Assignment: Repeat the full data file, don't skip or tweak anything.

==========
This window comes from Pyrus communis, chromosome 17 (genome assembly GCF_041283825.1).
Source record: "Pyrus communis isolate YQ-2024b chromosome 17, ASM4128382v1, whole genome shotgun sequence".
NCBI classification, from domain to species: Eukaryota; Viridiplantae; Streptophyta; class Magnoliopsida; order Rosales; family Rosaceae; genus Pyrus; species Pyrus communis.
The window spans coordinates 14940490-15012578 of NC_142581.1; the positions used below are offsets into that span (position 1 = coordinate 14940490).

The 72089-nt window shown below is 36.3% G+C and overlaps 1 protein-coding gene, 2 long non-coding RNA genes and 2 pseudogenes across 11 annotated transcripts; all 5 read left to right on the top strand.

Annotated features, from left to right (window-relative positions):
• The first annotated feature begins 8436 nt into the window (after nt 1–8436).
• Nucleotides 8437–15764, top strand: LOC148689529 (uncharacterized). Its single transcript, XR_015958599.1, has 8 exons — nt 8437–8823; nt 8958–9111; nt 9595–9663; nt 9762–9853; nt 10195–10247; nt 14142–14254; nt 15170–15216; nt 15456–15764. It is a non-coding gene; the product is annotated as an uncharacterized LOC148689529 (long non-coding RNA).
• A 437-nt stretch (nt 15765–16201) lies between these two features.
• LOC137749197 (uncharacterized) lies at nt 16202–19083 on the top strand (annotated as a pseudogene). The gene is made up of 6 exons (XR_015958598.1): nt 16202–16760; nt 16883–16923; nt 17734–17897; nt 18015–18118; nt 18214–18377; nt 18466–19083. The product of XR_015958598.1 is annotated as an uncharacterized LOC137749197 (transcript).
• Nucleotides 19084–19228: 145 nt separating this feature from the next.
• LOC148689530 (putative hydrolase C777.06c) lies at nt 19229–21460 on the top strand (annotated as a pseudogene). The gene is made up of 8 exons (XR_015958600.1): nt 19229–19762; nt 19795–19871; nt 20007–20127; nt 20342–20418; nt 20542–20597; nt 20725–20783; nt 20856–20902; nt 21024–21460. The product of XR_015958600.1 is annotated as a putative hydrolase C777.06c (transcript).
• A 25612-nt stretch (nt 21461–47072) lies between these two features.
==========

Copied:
This window comes from Pyrus communis, chromosome 17 (genome assembly GCF_041283825.1).
Source record: "Pyrus communis isolate YQ-2024b chromosome 17, ASM4128382v1, whole genome shotgun sequence".
NCBI classification, from domain to species: Eukaryota; Viridiplantae; Streptophyta; class Magnoliopsida; order Rosales; family Rosaceae; genus Pyrus; species Pyrus communis.
The window spans coordinates 14940490-15012578 of NC_142581.1; the positions used below are offsets into that span (position 1 = coordinate 14940490).

The 72089-nt window shown below is 36.3% G+C and overlaps 1 protein-coding gene, 2 long non-coding RNA genes and 2 pseudogenes across 11 annotated transcripts; all 5 read left to right on the top strand.

Annotated features, from left to right (window-relative positions):
• The first annotated feature begins 8436 nt into the window (after nt 1–8436).
• Nucleotides 8437–15764, top strand: LOC148689529 (uncharacterized). Its single transcript, XR_015958599.1, has 8 exons — nt 8437–8823; nt 8958–9111; nt 9595–9663; nt 9762–9853; nt 10195–10247; nt 14142–14254; nt 15170–15216; nt 15456–15764. It is a non-coding gene; the product is annotated as an uncharacterized LOC148689529 (long non-coding RNA).
• A 437-nt stretch (nt 15765–16201) lies between these two features.
• LOC137749197 (uncharacterized) lies at nt 16202–19083 on the top strand (annotated as a pseudogene). The gene is made up of 6 exons (XR_015958598.1): nt 16202–16760; nt 16883–16923; nt 17734–17897; nt 18015–18118; nt 18214–18377; nt 18466–19083. The product of XR_015958598.1 is annotated as an uncharacterized LOC137749197 (transcript).
• Nucleotides 19084–19228: 145 nt separating this feature from the next.
• LOC148689530 (putative hydrolase C777.06c) lies at nt 19229–21460 on the top strand (annotated as a pseudogene). The gene is made up of 8 exons (XR_015958600.1): nt 19229–19762; nt 19795–19871; nt 20007–20127; nt 20342–20418; nt 20542–20597; nt 20725–20783; nt 20856–20902; nt 21024–21460. The product of XR_015958600.1 is annotated as a putative hydrolase C777.06c (transcript).
• A 25612-nt stretch (nt 21461–47072) lies between these two features.